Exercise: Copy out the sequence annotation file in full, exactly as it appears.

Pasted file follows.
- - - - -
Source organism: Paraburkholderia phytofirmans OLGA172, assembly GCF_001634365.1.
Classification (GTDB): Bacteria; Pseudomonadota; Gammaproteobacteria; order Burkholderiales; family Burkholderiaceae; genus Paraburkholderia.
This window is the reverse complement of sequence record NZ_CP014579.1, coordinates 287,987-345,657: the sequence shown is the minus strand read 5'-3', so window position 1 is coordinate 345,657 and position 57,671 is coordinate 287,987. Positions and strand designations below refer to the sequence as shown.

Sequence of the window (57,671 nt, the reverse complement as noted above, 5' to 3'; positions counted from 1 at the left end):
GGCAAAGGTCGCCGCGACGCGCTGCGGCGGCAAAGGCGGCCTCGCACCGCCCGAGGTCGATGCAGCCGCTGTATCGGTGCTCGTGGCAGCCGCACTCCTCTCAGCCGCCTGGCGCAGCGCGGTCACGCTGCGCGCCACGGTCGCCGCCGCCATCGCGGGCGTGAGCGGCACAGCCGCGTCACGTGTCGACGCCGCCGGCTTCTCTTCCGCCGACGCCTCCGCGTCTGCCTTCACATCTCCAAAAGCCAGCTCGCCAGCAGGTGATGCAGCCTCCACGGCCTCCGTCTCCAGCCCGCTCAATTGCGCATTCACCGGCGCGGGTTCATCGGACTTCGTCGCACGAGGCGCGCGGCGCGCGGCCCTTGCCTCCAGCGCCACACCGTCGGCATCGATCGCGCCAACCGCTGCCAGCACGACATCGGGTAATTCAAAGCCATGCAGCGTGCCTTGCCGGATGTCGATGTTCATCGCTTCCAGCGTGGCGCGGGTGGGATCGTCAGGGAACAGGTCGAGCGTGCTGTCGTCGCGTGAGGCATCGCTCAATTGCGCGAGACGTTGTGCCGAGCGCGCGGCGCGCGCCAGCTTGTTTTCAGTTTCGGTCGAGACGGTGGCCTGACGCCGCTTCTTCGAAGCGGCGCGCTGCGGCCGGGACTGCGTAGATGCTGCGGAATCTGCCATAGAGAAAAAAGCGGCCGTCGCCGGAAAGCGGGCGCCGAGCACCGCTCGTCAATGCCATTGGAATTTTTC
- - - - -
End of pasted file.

Source organism: Paraburkholderia phytofirmans OLGA172, assembly GCF_001634365.1.
Classification (GTDB): Bacteria; Pseudomonadota; Gammaproteobacteria; order Burkholderiales; family Burkholderiaceae; genus Paraburkholderia.
This window is the reverse complement of sequence record NZ_CP014579.1, coordinates 287,987-345,657: the sequence shown is the minus strand read 5'-3', so window position 1 is coordinate 345,657 and position 57,671 is coordinate 287,987. Positions and strand designations below refer to the sequence as shown.

Sequence of the window (57,671 nt, the reverse complement as noted above, 5' to 3'; positions counted from 1 at the left end):
GGCAAAGGTCGCCGCGACGCGCTGCGGCGGCAAAGGCGGCCTCGCACCGCCCGAGGTCGATGCAGCCGCTGTATCGGTGCTCGTGGCAGCCGCACTCCTCTCAGCCGCCTGGCGCAGCGCGGTCACGCTGCGCGCCACGGTCGCCGCCGCCATCGCGGGCGTGAGCGGCACAGCCGCGTCACGTGTCGACGCCGCCGGCTTCTCTTCCGCCGACGCCTCCGCGTCTGCCTTCACATCTCCAAAAGCCAGCTCGCCAGCAGGTGATGCAGCCTCCACGGCCTCCGTCTCCAGCCCGCTCAATTGCGCATTCACCGGCGCGGGTTCATCGGACTTCGTCGCACGAGGCGCGCGGCGCGCGGCCCTTGCCTCCAGCGCCACACCGTCGGCATCGATCGCGCCAACCGCTGCCAGCACGACATCGGGTAATTCAAAGCCATGCAGCGTGCCTTGCCGGATGTCGATGTTCATCGCTTCCAGCGTGGCGCGGGTGGGATCGTCAGGGAACAGGTCGAGCGTGCTGTCGTCGCGTGAGGCATCGCTCAATTGCGCGAGACGTTGTGCCGAGCGCGCGGCGCGCGCCAGCTTGTTTTCAGTTTCGGTCGAGACGGTGGCCTGACGCCGCTTCTTCGAAGCGGCGCGCTGCGGCCGGGACTGCGTAGATGCTGCGGAATCTGCCATAGAGAAAAAAGCGGCCGTCGCCGGAAAGCGGGCGCCGAGCACCGCTCGTCAATGCCATTGGAATTTTTC